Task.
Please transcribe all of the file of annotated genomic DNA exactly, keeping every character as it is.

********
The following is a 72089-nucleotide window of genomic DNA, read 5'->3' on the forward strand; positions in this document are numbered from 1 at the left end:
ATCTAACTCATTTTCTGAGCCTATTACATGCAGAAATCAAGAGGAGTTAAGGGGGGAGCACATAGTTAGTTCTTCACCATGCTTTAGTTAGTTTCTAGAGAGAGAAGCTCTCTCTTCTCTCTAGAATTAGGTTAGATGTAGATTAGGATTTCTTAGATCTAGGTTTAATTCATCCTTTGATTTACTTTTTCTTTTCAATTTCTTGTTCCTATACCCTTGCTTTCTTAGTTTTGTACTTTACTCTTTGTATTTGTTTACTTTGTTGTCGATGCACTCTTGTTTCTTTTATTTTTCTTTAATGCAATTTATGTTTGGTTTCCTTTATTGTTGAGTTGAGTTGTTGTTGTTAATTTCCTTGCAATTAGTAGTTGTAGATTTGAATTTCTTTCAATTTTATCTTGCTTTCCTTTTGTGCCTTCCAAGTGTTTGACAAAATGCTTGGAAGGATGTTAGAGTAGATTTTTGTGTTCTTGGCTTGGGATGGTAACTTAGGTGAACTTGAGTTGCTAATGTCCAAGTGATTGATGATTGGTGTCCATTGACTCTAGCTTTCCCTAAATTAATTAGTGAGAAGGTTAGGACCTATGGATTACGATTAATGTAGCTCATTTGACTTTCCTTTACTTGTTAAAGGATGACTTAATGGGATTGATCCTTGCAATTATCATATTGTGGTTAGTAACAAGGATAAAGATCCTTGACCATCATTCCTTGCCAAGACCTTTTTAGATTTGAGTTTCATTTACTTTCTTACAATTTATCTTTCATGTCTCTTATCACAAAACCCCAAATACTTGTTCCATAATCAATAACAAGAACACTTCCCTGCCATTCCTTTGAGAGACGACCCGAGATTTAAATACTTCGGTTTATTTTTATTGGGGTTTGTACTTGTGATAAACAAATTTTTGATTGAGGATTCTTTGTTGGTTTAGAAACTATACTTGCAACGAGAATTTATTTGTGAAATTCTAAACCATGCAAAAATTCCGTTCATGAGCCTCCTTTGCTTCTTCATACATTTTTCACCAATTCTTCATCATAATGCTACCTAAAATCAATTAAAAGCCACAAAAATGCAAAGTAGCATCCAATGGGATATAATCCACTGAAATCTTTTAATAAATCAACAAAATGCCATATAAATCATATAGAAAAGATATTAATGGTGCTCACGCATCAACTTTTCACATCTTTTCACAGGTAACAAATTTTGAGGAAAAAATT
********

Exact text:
The following is a 72089-nucleotide window of genomic DNA, read 5'->3' on the forward strand; positions in this document are numbered from 1 at the left end:
ATCTAACTCATTTTCTGAGCCTATTACATGCAGAAATCAAGAGGAGTTAAGGGGGGAGCACATAGTTAGTTCTTCACCATGCTTTAGTTAGTTTCTAGAGAGAGAAGCTCTCTCTTCTCTCTAGAATTAGGTTAGATGTAGATTAGGATTTCTTAGATCTAGGTTTAATTCATCCTTTGATTTACTTTTTCTTTTCAATTTCTTGTTCCTATACCCTTGCTTTCTTAGTTTTGTACTTTACTCTTTGTATTTGTTTACTTTGTTGTCGATGCACTCTTGTTTCTTTTATTTTTCTTTAATGCAATTTATGTTTGGTTTCCTTTATTGTTGAGTTGAGTTGTTGTTGTTAATTTCCTTGCAATTAGTAGTTGTAGATTTGAATTTCTTTCAATTTTATCTTGCTTTCCTTTTGTGCCTTCCAAGTGTTTGACAAAATGCTTGGAAGGATGTTAGAGTAGATTTTTGTGTTCTTGGCTTGGGATGGTAACTTAGGTGAACTTGAGTTGCTAATGTCCAAGTGATTGATGATTGGTGTCCATTGACTCTAGCTTTCCCTAAATTAATTAGTGAGAAGGTTAGGACCTATGGATTACGATTAATGTAGCTCATTTGACTTTCCTTTACTTGTTAAAGGATGACTTAATGGGATTGATCCTTGCAATTATCATATTGTGGTTAGTAACAAGGATAAAGATCCTTGACCATCATTCCTTGCCAAGACCTTTTTAGATTTGAGTTTCATTTACTTTCTTACAATTTATCTTTCATGTCTCTTATCACAAAACCCCAAATACTTGTTCCATAATCAATAACAAGAACACTTCCCTGCCATTCCTTTGAGAGACGACCCGAGATTTAAATACTTCGGTTTATTTTTATTGGGGTTTGTACTTGTGATAAACAAATTTTTGATTGAGGATTCTTTGTTGGTTTAGAAACTATACTTGCAACGAGAATTTATTTGTGAAATTCTAAACCATGCAAAAATTCCGTTCATGAGCCTCCTTTGCTTCTTCATACATTTTTCACCAATTCTTCATCATAATGCTACCTAAAATCAATTAAAAGCCACAAAAATGCAAAGTAGCATCCAATGGGATATAATCCACTGAAATCTTTTAATAAATCAACAAAATGCCATATAAATCATATAGAAAAGATATTAATGGTGCTCACGCATCAACTTTTCACATCTTTTCACAGGTAACAAATTTTGAGGAAAAAATT